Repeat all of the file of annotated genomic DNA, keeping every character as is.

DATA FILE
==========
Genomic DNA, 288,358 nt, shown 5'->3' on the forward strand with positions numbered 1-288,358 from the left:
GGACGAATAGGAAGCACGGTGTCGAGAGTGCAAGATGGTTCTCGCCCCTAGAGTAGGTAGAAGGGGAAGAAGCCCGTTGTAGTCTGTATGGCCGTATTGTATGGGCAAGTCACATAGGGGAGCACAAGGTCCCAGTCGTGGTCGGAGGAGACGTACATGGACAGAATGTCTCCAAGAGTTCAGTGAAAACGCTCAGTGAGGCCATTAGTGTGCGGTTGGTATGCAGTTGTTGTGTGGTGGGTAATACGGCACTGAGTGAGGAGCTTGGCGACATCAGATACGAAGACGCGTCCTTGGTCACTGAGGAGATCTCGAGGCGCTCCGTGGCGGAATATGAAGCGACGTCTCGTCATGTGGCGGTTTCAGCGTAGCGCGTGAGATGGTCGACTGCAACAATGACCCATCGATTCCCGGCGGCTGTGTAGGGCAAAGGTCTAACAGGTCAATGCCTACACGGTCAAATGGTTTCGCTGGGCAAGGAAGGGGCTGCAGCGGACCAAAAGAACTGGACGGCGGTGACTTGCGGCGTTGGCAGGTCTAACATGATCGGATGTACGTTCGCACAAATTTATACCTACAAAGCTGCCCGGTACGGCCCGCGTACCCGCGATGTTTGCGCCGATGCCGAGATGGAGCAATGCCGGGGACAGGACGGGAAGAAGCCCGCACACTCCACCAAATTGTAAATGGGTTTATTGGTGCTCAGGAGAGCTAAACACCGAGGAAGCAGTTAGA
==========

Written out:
Genomic DNA, 288,358 nt, shown 5'->3' on the forward strand with positions numbered 1-288,358 from the left:
GGACGAATAGGAAGCACGGTGTCGAGAGTGCAAGATGGTTCTCGCCCCTAGAGTAGGTAGAAGGGGAAGAAGCCCGTTGTAGTCTGTATGGCCGTATTGTATGGGCAAGTCACATAGGGGAGCACAAGGTCCCAGTCGTGGTCGGAGGAGACGTACATGGACAGAATGTCTCCAAGAGTTCAGTGAAAACGCTCAGTGAGGCCATTAGTGTGCGGTTGGTATGCAGTTGTTGTGTGGTGGGTAATACGGCACTGAGTGAGGAGCTTGGCGACATCAGATACGAAGACGCGTCCTTGGTCACTGAGGAGATCTCGAGGCGCTCCGTGGCGGAATATGAAGCGACGTCTCGTCATGTGGCGGTTTCAGCGTAGCGCGTGAGATGGTCGACTGCAACAATGACCCATCGATTCCCGGCGGCTGTGTAGGGCAAAGGTCTAACAGGTCAATGCCTACACGGTCAAATGGTTTCGCTGGGCAAGGAAGGGGCTGCAGCGGACCAAAAGAACTGGACGGCGGTGACTTGCGGCGTTGGCAGGTCTAACATGATCGGATGTACGTTCGCACAAATTTATACCTACAAAGCTGCCCGGTACGGCCCGCGTACCCGCGATGTTTGCGCCGATGCCGAGATGGAGCAATGCCGGGGACAGGACGGGAAGAAGCCCGCACACTCCACCAAATTGTAAATGGGTTTATTGGTGCTCAGGAGAGCTAAACACCGAGGAAGCAGTTAGA